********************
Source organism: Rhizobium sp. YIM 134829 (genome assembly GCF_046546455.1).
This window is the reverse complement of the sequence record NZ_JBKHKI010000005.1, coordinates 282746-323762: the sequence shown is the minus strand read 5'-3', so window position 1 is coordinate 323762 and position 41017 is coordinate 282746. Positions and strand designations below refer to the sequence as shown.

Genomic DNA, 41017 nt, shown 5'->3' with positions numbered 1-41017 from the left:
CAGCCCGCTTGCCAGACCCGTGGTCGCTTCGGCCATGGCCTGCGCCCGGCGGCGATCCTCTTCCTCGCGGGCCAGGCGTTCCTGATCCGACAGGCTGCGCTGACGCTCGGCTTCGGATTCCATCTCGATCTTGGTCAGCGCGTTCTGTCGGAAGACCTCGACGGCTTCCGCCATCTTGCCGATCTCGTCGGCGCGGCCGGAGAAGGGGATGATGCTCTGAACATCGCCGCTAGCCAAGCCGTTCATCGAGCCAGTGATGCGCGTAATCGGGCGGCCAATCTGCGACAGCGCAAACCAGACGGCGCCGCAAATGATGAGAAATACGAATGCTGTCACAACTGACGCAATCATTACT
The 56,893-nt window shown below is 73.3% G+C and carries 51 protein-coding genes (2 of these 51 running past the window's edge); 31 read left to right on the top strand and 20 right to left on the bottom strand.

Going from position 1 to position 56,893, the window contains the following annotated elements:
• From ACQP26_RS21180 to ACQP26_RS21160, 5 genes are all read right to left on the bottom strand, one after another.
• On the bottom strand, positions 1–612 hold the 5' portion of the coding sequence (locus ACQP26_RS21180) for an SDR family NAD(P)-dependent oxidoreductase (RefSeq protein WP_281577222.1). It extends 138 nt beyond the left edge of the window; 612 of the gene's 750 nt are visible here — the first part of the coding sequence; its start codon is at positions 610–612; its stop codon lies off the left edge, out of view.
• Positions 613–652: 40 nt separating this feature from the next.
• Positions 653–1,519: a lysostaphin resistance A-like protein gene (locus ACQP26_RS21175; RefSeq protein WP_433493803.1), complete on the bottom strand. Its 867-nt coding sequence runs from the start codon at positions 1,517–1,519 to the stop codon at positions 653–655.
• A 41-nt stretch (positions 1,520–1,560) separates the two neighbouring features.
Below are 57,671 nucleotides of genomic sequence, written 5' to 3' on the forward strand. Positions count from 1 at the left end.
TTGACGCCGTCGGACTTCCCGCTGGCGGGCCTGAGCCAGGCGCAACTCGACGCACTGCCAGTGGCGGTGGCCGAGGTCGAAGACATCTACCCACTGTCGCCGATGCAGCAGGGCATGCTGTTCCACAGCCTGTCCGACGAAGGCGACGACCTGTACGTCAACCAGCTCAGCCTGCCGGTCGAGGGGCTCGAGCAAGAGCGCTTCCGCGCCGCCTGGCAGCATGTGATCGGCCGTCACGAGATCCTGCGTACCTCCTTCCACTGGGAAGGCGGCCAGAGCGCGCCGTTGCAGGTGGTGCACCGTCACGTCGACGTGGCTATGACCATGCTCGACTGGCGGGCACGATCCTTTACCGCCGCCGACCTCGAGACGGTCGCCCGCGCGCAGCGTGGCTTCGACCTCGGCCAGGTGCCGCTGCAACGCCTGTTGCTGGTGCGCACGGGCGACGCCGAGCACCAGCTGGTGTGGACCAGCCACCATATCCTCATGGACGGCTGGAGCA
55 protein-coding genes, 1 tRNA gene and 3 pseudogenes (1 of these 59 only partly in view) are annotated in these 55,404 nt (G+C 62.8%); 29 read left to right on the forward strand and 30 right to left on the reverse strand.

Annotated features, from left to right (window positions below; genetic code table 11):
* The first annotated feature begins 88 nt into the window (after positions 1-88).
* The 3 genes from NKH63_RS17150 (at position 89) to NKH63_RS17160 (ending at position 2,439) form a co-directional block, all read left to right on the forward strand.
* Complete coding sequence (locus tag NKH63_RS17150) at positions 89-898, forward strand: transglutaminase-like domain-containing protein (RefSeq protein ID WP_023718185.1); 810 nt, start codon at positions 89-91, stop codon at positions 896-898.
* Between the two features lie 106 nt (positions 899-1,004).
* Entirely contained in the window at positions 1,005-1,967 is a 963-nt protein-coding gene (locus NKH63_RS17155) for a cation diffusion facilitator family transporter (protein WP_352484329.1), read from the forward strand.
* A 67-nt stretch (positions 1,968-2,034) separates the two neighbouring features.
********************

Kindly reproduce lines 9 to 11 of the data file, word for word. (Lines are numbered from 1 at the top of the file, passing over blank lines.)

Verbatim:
• Positions 613–652: 40 nt separating this feature from the next.
• Positions 653–1,519: a lysostaphin resistance A-like protein gene (locus ACQP26_RS21175; RefSeq protein WP_433493803.1), complete on the bottom strand. Its 867-nt coding sequence runs from the start codon at positions 1,517–1,519 to the stop codon at positions 653–655.
• A 41-nt stretch (positions 1,520–1,560) separates the two neighbouring features.